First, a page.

Te-Chung Lee, PhD, University at Buffalo

Te-Chung Lee, PhD
Te-Chung Lee, PhD

Research in the Lee laboratory is focused on stem cell biology, engineering, and therapeutic applications with an emphasis on cardiovascular repair.

Dr. Lee's laboratory has explored the immunomodulatory property of bone marrow mesenchymal stem cells (MSCs) in cell transplantation studies, and found that large quantities of human and porcine MSCs can be implanted in immunocompetent pigs, mice, and hamsters without inducing inflammatory immune responses in the host. Their research shows that MSCs improve cardiac function in the porcine myocardial ischemia and hamster heart failure models. Implanted MSCs promote tissue regeneration by recruiting bone marrow progenitor cells and activating local host stem cell niches. These processes are mediated by inter-tissue cross-talk mechanisms involving signaling molecules such as JAK/STAT3, integrins, VEGF receptors, and Wnt/b-catenin. The Lee lab's long-term goal is to generate clinically relevant stem cell information that may be used to achieve robust therapeutic effects for a broad spectrum of human diseases and lower the cost of future stem cell therapy.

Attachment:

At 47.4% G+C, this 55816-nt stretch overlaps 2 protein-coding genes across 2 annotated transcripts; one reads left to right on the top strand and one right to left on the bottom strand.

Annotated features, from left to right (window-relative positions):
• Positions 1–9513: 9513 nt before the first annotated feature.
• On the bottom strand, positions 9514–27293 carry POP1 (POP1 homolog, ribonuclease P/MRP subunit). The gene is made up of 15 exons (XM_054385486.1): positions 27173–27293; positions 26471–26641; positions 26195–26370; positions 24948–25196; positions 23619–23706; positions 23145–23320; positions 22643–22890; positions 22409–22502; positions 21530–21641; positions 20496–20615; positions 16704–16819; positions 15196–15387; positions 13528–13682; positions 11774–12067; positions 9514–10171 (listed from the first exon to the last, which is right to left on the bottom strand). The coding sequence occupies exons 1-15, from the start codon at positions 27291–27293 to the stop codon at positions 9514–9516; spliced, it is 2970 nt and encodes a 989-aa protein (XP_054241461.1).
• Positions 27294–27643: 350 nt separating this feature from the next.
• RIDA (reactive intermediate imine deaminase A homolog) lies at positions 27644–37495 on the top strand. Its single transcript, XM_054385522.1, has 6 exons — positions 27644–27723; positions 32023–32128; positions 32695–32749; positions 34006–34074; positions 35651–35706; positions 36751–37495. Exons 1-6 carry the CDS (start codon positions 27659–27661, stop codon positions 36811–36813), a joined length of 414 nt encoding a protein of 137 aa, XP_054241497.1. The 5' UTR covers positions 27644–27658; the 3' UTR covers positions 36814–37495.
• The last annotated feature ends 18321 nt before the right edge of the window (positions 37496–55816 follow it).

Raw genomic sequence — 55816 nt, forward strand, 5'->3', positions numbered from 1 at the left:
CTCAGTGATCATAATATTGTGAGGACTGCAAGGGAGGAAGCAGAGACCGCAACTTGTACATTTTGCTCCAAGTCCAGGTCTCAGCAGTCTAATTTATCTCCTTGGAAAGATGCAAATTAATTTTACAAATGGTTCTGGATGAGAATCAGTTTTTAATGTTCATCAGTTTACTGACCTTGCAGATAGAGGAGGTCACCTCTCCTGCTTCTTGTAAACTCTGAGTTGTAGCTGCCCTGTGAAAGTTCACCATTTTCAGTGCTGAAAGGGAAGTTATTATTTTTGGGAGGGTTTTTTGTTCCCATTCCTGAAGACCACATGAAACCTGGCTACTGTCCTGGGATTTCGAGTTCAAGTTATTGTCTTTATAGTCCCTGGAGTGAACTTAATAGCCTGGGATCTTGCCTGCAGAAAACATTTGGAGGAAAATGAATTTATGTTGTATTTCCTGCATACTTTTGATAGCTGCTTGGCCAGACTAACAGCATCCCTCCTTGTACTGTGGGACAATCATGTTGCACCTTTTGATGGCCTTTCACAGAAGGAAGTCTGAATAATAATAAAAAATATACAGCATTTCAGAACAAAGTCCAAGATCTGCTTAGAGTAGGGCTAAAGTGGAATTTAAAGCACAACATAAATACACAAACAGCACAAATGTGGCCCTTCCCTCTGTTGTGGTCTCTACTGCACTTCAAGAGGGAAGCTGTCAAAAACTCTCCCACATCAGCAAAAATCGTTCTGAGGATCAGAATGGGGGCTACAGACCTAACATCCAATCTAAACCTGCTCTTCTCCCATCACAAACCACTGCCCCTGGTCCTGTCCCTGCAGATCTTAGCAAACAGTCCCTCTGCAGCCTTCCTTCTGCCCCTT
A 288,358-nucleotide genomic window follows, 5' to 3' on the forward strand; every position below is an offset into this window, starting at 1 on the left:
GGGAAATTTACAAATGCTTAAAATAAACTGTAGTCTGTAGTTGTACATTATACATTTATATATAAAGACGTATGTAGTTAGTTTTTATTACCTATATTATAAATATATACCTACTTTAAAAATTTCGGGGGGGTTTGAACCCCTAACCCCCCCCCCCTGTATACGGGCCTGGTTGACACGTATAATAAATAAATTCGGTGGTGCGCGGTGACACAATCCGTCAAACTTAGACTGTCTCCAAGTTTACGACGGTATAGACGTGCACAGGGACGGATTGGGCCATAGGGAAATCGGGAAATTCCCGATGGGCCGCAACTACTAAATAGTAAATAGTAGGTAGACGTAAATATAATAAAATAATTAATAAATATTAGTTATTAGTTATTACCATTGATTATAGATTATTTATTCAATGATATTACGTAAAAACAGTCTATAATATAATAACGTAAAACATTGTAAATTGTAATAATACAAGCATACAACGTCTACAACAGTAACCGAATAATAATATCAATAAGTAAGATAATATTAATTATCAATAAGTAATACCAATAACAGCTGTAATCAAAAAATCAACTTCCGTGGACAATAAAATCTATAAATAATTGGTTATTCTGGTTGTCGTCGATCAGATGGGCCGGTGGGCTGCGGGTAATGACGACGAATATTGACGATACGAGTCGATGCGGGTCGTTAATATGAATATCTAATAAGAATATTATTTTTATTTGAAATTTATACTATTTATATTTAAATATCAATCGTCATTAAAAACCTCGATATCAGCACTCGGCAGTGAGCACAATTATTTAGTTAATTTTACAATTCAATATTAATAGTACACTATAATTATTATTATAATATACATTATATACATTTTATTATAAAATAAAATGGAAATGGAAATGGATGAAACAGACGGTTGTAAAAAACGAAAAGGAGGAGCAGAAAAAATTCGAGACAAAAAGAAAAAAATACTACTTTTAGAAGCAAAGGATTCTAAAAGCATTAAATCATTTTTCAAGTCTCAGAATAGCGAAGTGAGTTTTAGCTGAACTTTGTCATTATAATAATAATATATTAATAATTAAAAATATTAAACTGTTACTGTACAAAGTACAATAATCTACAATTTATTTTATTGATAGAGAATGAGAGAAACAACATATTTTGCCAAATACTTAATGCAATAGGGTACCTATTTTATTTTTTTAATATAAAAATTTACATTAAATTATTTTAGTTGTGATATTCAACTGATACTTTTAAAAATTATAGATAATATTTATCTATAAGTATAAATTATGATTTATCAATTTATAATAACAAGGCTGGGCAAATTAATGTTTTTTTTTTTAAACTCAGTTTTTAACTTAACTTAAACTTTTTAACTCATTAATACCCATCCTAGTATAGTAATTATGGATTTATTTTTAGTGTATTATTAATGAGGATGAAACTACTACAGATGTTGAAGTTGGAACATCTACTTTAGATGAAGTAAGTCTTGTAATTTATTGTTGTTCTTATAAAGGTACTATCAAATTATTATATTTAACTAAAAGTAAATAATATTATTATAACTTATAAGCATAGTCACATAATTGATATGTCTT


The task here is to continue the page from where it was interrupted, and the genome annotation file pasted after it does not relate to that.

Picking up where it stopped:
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  1. Walowitz JL, Bradley ME, Chen S, Lee T. Proteolytic regulation of the zinc finger transcription factor YY1, a repressor of muscle-restricted gene expression. J Biol Chem. 1998 Mar 20;273(12):6656-61.
  2. Shabbir A, Zisa D, Lin H, Mastri M, Roloff G, Suzuki G, Lee T. Activation of host tissue trophic factors through JAK-STAT3 signaling: a mechanism of mesenchymal stem cell-mediated cardiac repair. Am J Physiol Heart Circ Physiol. 2010 Nov;299(5):H1428-38. doi: 10.1152/ajpheart.00488.2010.